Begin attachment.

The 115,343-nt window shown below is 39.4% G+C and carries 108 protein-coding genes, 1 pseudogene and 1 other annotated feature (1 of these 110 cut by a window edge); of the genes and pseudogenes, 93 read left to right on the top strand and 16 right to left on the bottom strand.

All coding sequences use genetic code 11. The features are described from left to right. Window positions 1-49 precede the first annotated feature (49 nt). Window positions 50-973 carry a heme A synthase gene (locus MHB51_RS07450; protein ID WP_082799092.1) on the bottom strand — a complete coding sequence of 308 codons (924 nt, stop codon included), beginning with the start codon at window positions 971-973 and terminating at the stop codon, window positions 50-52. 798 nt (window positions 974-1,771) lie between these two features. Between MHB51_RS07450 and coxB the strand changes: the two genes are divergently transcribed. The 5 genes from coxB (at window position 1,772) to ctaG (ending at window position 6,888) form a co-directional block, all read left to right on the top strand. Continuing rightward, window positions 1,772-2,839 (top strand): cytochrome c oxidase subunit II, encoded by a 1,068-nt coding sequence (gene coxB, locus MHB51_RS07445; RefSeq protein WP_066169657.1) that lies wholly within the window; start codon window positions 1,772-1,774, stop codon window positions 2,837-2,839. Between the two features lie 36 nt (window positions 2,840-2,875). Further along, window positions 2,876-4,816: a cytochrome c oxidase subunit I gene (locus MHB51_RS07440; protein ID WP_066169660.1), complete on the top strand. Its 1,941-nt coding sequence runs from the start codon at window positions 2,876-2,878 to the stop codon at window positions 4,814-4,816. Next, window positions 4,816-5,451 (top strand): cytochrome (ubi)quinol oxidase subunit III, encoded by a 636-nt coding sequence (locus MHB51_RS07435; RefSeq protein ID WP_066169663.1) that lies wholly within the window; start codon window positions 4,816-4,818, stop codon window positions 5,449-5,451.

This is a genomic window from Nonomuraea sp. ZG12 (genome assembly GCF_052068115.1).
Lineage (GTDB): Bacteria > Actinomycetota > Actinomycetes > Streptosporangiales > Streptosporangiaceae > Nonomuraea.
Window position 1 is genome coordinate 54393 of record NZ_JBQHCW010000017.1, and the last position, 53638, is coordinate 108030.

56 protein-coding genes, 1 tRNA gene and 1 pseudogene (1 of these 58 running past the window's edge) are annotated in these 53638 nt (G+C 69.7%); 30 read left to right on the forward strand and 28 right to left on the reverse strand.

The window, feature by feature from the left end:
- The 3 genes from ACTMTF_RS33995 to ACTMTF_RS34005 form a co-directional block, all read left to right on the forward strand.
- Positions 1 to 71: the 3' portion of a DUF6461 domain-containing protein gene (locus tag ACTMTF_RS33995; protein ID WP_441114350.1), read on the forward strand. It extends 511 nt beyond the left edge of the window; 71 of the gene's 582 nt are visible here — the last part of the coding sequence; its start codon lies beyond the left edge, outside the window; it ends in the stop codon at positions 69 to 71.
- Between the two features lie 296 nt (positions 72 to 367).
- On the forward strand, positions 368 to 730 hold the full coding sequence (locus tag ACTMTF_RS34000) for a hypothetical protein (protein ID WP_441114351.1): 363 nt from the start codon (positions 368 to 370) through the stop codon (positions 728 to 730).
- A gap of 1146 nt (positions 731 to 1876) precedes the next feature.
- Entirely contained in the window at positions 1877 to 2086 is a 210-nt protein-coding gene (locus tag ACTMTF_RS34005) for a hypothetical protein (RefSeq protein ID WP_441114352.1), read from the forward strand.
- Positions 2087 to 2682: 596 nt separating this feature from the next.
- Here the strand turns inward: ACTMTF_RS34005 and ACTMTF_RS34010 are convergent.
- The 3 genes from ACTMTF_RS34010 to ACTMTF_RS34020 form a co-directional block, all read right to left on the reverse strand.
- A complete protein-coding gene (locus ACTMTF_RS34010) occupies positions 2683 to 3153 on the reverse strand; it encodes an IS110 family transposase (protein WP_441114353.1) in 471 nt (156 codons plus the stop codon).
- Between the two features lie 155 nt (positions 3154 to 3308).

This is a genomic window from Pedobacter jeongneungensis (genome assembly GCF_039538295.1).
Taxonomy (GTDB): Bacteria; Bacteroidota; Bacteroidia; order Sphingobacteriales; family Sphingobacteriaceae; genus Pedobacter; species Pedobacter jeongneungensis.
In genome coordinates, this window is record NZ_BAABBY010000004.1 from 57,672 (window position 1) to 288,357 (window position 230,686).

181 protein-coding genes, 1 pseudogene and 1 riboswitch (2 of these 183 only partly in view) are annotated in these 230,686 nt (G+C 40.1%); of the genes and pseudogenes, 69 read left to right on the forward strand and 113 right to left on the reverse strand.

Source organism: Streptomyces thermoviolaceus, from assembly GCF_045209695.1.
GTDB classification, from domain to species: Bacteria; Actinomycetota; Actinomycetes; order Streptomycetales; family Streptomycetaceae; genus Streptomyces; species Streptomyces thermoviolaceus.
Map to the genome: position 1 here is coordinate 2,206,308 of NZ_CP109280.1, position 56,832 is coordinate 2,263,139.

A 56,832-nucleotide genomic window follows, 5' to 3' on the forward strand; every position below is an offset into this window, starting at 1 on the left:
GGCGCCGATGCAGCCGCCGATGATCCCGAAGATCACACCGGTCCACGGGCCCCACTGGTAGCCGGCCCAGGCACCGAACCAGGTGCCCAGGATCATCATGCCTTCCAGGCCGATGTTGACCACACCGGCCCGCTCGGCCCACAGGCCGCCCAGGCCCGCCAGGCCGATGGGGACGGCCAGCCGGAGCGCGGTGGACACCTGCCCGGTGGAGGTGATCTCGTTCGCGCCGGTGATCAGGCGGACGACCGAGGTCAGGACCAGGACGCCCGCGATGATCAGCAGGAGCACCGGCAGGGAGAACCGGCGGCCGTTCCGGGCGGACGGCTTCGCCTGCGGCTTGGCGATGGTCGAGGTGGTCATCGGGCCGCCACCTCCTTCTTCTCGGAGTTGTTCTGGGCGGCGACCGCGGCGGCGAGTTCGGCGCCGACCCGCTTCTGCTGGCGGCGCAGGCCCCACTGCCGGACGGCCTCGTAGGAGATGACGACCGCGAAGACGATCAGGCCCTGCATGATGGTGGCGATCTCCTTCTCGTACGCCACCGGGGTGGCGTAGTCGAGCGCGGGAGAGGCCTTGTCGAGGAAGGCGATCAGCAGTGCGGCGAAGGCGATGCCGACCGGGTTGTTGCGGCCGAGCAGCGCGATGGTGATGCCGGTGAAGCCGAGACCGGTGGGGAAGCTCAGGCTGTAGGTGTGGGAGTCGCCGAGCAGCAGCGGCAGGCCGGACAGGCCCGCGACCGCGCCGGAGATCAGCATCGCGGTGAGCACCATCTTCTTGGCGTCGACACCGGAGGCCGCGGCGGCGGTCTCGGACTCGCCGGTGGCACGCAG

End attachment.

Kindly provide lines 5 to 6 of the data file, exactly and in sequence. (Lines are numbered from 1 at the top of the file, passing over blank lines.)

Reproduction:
Window position 1 is genome coordinate 54393 of record NZ_JBQHCW010000017.1, and the last position, 53638, is coordinate 108030.

56 protein-coding genes, 1 tRNA gene and 1 pseudogene (1 of these 58 running past the window's edge) are annotated in these 53638 nt (G+C 69.7%); 30 read left to right on the forward strand and 28 right to left on the reverse strand.